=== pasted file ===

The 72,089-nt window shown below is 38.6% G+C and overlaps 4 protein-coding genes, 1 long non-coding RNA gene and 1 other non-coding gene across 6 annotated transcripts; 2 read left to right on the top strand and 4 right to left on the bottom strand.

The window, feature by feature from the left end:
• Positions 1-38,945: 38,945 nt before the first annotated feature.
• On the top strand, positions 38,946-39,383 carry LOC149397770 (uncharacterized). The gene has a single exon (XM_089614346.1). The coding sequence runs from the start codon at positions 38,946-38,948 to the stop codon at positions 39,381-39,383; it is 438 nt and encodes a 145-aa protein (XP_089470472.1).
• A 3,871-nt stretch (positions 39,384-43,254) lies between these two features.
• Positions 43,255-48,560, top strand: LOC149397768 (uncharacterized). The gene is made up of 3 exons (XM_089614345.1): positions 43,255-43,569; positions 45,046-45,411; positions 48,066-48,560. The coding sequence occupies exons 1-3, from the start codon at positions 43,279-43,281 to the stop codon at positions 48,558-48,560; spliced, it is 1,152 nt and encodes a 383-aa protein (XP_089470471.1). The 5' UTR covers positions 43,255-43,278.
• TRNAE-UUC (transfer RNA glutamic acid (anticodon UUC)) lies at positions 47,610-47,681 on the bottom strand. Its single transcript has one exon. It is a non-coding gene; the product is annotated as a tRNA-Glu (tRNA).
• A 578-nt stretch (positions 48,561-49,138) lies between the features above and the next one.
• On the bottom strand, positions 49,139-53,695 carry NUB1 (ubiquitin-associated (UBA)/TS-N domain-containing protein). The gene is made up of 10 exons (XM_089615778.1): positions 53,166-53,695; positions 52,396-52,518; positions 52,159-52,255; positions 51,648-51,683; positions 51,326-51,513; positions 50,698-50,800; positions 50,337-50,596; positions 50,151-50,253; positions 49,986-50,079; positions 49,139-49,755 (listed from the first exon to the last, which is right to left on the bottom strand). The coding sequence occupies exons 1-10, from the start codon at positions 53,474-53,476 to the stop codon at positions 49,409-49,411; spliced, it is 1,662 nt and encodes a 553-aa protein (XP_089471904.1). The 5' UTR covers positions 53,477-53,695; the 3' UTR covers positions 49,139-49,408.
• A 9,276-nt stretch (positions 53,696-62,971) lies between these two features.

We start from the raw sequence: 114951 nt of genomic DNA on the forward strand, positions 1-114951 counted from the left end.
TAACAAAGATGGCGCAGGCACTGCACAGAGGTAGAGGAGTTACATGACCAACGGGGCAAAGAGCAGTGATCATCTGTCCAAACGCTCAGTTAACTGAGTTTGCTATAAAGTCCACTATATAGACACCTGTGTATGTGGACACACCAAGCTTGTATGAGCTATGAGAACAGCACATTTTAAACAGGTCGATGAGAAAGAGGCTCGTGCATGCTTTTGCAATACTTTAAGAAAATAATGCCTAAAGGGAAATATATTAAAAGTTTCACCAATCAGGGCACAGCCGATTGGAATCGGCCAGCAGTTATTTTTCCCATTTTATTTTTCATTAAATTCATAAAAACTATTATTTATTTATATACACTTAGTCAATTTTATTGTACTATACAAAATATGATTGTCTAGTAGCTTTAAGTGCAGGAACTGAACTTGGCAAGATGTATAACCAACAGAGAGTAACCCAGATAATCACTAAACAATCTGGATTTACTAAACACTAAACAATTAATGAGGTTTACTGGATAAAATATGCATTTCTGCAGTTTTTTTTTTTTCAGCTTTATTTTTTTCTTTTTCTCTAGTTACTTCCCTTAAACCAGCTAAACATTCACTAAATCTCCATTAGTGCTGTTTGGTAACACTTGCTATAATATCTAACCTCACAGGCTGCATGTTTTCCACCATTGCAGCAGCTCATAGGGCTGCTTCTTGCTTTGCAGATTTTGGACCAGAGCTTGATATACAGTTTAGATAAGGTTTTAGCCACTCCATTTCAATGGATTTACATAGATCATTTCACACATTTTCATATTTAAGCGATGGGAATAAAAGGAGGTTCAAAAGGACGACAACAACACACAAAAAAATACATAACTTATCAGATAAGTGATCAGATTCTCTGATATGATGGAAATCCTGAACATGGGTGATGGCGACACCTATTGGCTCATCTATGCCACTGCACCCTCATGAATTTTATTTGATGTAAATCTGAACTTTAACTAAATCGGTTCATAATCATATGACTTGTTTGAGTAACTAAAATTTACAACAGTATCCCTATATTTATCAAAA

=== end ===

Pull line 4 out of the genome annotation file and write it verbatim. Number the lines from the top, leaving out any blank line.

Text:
• On the top strand, positions 38,946-39,383 carry LOC149397770 (uncharacterized). The gene has a single exon (XM_089614346.1). The coding sequence runs from the start codon at positions 38,946-38,948 to the stop codon at positions 39,381-39,383; it is 438 nt and encodes a 145-aa protein (XP_089470472.1).